While broadband access has become increasingly critical in the twenty-first century, the COVID-19 pandemic’s stay-at-home mandates accelerated the necessity of such access. In light of this development, our current work explores the question of, "does a region’s differential access to and quality of broadband influence the short-term impacts on employment during the COVID-19 pandemic?"

We use econometric difference-in-difference methods at a county-level spatial analysis paired with robust broadband measures that reach beyond the standard advertised speeds as provided by the Federal Communications Commission, including measures provided by Microsoft, ACS and FCC. Our initial findings show that when all else is equal, after COVID, counties with more than 50% population access to 25 mbps download and 3 mbps upload experience an increase of 1.23% in their unemployment rate over similar counties that have less than 50% access to broadband. We are now in the midst of exploring the potential mechanisms which could explain the reason for this. We think there is a strong opportunity for an undergraduate student to take ownership of several pieces of the current exploration, creating space for their own unique analysis within this work. These pieces include:

  1. Researching and understanding the Ookla and MLab datasets, which are relatively new and evolving datasets in this space, and provide a measured assessment of broadband access throughout the United States.
  2. Learning how to use the Ookla and MLab APIs in order to collect the most up-to-date data from these data sources. This would include pulling access at the county and census-tract level for 25 mbps/3 mbps and 100 mbps/10 mbps where possible.
  3. Learning how to use the census API in order to ingest census-tract data for demographic purposes.
  4. Learning the basic assumptions of difference-in-difference methods so as to be able to run the existing models using the newly ingested Ookla, MLab and census tract demographic data. We would provide the remaining additional data required to run this work.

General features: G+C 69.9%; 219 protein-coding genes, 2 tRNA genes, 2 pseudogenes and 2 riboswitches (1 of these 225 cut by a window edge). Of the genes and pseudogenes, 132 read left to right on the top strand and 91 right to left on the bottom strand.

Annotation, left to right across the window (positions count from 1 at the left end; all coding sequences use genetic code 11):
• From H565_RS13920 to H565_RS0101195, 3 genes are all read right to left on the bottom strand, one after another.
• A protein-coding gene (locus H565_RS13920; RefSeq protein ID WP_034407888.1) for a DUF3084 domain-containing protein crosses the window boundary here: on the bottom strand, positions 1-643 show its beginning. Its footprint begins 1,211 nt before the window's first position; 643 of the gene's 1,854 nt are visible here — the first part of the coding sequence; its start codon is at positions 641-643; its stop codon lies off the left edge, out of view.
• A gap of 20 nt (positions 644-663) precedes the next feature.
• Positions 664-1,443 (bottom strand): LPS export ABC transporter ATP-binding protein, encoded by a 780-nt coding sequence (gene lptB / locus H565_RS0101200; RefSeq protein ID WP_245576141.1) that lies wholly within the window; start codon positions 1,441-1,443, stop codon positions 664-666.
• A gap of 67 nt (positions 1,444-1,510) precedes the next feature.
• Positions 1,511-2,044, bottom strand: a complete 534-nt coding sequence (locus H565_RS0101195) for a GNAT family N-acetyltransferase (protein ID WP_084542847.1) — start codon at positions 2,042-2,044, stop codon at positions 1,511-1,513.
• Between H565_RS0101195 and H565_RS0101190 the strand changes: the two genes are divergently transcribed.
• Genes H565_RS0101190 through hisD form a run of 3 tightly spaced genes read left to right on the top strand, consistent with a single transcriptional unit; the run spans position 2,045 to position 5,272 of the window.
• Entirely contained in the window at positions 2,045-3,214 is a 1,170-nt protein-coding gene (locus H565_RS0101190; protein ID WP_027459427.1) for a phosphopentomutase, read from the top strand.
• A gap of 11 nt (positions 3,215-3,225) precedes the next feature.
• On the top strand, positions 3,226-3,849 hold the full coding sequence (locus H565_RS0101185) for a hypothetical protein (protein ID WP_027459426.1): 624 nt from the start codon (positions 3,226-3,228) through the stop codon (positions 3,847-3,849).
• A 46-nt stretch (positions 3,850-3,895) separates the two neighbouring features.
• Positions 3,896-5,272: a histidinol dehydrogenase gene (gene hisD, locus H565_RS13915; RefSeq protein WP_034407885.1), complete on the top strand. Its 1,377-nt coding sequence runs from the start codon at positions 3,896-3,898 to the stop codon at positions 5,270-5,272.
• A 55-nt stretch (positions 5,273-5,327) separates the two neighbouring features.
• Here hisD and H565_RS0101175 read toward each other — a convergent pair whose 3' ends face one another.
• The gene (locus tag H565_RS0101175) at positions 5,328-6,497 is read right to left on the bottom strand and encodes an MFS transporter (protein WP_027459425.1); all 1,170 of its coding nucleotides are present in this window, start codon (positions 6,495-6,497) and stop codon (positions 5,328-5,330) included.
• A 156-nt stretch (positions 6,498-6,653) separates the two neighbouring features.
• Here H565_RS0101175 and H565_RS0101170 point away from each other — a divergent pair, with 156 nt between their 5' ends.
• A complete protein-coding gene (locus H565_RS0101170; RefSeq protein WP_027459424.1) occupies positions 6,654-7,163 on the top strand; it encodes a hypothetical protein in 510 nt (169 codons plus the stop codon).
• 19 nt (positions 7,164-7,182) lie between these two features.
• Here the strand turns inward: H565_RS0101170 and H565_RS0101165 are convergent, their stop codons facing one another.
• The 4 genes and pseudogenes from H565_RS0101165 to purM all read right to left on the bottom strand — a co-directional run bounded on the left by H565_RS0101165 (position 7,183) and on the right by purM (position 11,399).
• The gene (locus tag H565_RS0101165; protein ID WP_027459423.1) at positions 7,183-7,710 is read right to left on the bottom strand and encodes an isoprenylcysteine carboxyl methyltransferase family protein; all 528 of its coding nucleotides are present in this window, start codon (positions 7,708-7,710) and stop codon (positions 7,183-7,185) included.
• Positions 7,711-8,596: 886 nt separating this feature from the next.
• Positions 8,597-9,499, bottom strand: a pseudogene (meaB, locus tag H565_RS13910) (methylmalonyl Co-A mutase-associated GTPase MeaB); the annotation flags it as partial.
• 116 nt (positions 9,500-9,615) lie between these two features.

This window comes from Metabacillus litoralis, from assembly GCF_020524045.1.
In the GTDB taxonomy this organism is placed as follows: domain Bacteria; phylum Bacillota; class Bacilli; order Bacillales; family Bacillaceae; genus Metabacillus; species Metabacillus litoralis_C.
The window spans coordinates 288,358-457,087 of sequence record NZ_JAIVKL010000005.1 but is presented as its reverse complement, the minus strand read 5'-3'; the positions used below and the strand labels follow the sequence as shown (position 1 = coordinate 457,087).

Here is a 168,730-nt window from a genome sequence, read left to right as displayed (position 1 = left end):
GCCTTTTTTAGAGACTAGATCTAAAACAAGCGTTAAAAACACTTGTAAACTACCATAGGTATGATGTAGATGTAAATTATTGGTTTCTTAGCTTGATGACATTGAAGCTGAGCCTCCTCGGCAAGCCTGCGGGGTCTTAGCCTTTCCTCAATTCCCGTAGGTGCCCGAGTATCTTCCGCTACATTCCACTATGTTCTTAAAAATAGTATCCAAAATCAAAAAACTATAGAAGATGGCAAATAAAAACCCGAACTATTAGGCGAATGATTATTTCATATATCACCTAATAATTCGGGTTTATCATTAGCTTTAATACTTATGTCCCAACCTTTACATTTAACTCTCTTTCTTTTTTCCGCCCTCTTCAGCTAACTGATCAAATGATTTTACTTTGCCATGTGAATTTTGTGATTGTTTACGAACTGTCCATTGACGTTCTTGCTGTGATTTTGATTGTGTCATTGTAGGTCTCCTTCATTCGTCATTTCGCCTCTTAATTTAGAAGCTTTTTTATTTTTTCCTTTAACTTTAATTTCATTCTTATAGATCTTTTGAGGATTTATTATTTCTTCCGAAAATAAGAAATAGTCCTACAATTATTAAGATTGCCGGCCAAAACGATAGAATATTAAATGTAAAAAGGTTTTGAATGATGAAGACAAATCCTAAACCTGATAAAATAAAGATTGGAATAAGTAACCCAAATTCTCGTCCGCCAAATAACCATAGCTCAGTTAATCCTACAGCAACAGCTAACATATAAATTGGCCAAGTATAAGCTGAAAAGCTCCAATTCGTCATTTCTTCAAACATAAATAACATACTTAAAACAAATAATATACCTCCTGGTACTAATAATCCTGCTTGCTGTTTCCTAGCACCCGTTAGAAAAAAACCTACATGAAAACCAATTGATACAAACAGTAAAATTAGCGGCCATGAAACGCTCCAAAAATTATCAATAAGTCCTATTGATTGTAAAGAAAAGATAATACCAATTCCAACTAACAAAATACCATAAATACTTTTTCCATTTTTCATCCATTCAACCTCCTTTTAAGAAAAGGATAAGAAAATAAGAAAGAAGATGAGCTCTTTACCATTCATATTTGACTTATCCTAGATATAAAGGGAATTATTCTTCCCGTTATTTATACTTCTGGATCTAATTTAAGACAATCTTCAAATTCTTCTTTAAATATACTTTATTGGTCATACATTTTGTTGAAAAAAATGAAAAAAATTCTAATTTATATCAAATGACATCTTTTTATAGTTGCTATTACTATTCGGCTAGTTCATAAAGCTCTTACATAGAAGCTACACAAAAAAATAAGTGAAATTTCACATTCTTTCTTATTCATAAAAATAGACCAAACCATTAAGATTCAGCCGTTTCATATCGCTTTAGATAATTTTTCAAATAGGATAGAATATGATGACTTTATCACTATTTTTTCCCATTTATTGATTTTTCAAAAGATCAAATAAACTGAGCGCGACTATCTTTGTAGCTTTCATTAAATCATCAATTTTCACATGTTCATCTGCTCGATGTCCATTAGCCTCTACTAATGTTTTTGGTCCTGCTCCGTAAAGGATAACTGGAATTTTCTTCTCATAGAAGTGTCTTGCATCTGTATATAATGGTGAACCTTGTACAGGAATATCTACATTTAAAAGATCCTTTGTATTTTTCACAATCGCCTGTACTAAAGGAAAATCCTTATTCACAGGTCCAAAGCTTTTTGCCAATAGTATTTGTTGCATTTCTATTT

This approach would allow the student to take ownership over a specific, tangible portion of the project. While expected to be self-directing, the undergraduate student will work directly with a Ph.D. student, Nikki Ritsch, on a weekly basis, meeting as often as is needed for the work required. The student will also meet bi-weekly with the full research group in addition to attending individual meetings with the PI as needed. 

This work contributes to a new research area of rising importance on the impact that infrastructure has on social systems amidst extreme events, such as pandemics, and the broader implications therein. As such, it can help ascertain where to begin broadband expansion goals and may shed light on where the Emergency Broadband Benefit could be most effectively implemented in order to reduce inequity in broadband access. In this manner, this study treats broadband infrastructure as a “social sensor” for understanding where a lack of access amidst COVID-19 is most acute and, therefore, where to first target policy resources.

For additional information, students may also contact Nikki Ritsch. Ritsch is a Ph.D. student with Daniel Armanios, and students who are accepted for this opportunity would be working directly with her as well as Armanios. nritsch@andrew.cmu.edu.